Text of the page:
Novel Therapy for NSCLC With ALK Rearrangements

Video

Focusing on ALK-rearranged non–small cell lung cancer, expert panelists review data behind alectinib, brigatinib, and lorlatinib.

Transcript:

Benjamin Levy, MD: Let’s move on to ALK. [Give us] a brief overview of the drugs in ALK and where we are therapeutically.

Heather Wakelee, MD: We have a wealth of options in the ALK setting, which is fantastic. Obviously, we started with crizotinib, and that’s still used in the rest of the world quite a bit. The problem, of course, is that it doesn’t get into the brain as well. It’s not quite as potent. Then there’s ceritinib, which was better than crizotinib worked after it, but a little more toxic. There’s some brain activity, but when we got to the alectinib data, that’s where most of us are still using first-line data with the ALEX trial. I know you were very happy with that name.

Alexander Spira, MD: I came up with the name all by myself.

Heather Wakelee, MD: There’s phenomenal disease-free survival, and now we’ve got OS [overall survival] data. Those look great, with wonderful brain activity and pretty good tolerability for most patients. Since that time we’ve had data looking at brigatinib vs crizotinib, ensartinib vs crizotinib, and lorlatinib in the CROWN trial. Each of those studies has been positive, showing that the newer-generation ALKdrugs are definitely better than crizotinib.

We’re left with which to choose. Alectinib was the first that got there, so that’s still what most of us are using. When I think about brigatinib, yes, it’s a reasonable trial. It has slightly different toxicity profiles, and we’ve done a lot of work with ensartinib. We still use that on trial for some patients because the toxicity profile is very different. I realize that most people don’t have access to that, but it’s probably going to be developed outside the United States. The lorlatinib CROWN data were just updated at AACR [American Association for Cancer Research Annual Meeting], and that 3-year disease-free survival is pretty impressive.

Benjamin Levy, MD: That’s CNS [central nervous system] activity.

Heather Wakelee, MD: CNS activity of lorlatinib is a little better than brigatinib and alectinib, though they’re both really good. Am I going to switch to lorlatinib first line? I don’t know because it’s so toxic, and it’s toxic in ways that are hard. People aren’t quite themselves. They’re a little depressed. It’s hard to manage those lipids. I can’t get the triglycerides down in some patients.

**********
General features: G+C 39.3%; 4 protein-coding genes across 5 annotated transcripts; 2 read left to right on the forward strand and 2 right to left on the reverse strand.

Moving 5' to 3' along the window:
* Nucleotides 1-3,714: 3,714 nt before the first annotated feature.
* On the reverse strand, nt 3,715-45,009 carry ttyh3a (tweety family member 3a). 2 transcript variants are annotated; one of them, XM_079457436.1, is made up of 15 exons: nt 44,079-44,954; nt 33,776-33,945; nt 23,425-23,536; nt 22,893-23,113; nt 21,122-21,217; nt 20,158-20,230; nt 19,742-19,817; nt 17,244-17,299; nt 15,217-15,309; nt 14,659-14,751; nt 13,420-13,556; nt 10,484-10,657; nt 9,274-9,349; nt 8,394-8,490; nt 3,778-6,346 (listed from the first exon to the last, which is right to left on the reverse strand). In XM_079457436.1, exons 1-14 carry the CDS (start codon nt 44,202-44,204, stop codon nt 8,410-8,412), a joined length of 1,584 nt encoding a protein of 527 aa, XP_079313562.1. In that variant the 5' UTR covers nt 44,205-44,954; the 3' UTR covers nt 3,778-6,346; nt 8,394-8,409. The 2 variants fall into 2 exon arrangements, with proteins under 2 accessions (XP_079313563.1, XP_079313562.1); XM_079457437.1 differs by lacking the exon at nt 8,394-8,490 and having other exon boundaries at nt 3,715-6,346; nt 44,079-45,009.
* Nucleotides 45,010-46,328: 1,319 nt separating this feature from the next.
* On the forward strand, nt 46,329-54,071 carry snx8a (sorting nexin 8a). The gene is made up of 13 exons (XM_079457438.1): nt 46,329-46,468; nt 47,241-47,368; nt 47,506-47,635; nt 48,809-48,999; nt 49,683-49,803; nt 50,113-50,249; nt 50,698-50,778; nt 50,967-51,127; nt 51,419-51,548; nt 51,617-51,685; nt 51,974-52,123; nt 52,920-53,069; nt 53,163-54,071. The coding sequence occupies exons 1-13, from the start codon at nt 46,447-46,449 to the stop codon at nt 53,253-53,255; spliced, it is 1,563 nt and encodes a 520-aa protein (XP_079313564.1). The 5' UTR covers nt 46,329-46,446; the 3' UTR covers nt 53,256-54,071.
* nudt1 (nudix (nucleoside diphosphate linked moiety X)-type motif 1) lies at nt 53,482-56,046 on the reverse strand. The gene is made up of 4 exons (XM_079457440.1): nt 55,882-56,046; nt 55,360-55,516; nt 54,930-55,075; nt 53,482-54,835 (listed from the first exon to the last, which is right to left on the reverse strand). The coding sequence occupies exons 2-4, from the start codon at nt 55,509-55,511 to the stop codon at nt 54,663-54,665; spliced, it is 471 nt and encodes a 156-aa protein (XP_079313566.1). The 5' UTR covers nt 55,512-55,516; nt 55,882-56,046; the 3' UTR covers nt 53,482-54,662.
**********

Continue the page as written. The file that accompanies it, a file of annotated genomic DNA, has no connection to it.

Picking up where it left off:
Benjamin Levy, MD: Put your internal medicine hat on, Heather.

Heather Wakelee, MD: You can do it, but you wonder how many people are going to start having cardiac issues if their lipids are staying high for 3, 4, or 5 after when they’ve already been through a few years of other drugs. It works great after those other ALK drugs. It’s harder to think about it there, but it’s hard to argue with disease-free survival at 3 years that was over 50%. It was pretty darn good.

Benjamin Levy, MD: Really good.

Heather Wakelee, MD: I think it’s still evolving and it’s just fantastic. I mean when I have a patient diagnosed with ALK I can look them in the eye and say you’re probably going to be here in 5 years. I mean how awesome is that with metastatic disease?

Benjamin Levy, MD: The frontline decision, just like EGFR, is really quick. Jonathan, what do you do post alectinib at the time of disease progression if there’s a need for a therapeutic switch? Are you a lorlatinib guy, or are you biopsying? How do you approach these patients?

Jonathan Wesley Riess, MD: That’s a great question. I always send plasma to see if I can identify if the out fusion is present in circulating tumor DNA, if there’s an on-target mutation, or if there’s a bypass track. If I could detect it, and there’s an on-target mutation, I often will do lorlatinib. There are some published data that response rates are higher in those situations. I go to that heat map, where you may be able to match to lorlatinib or another drug depending on that on-target resistance mutation. Sometimes if there’s a bypass tract, I’ll go to carboplatin-pemetrexed. Pemetrexed-based chemotherapy can be quite effective in patients with ALK-positive lung cancer, so I don’t always reach for lorlatinib. That’s a situation where I may do carboplatin-pemetrexed. We’ve published some data. For example, if I’ve had a patient with a mechanism of resistance and high MET amplification, I’ve gone back to crizotinib and gotten responses when there’s both an ALK mutation and METamplification as the mechanisms of resistance.

Benjamin Levy, MD: We have a lot to learn with mechanisms of resistance and how they inform treatment decisions both for EGFR and ALK. We didn’t get a chance to talk about the KRASG12C mechanism of resistance. We’ll have some data from ASCO [American Society of Clinical Oncology Annual Meeting] looking at the largest circulating tumor DNA postdiscussion within the resistance setting. But it’s a lot to learn over the next few years about how to leverage it use it.

Transcript edited for clarity.

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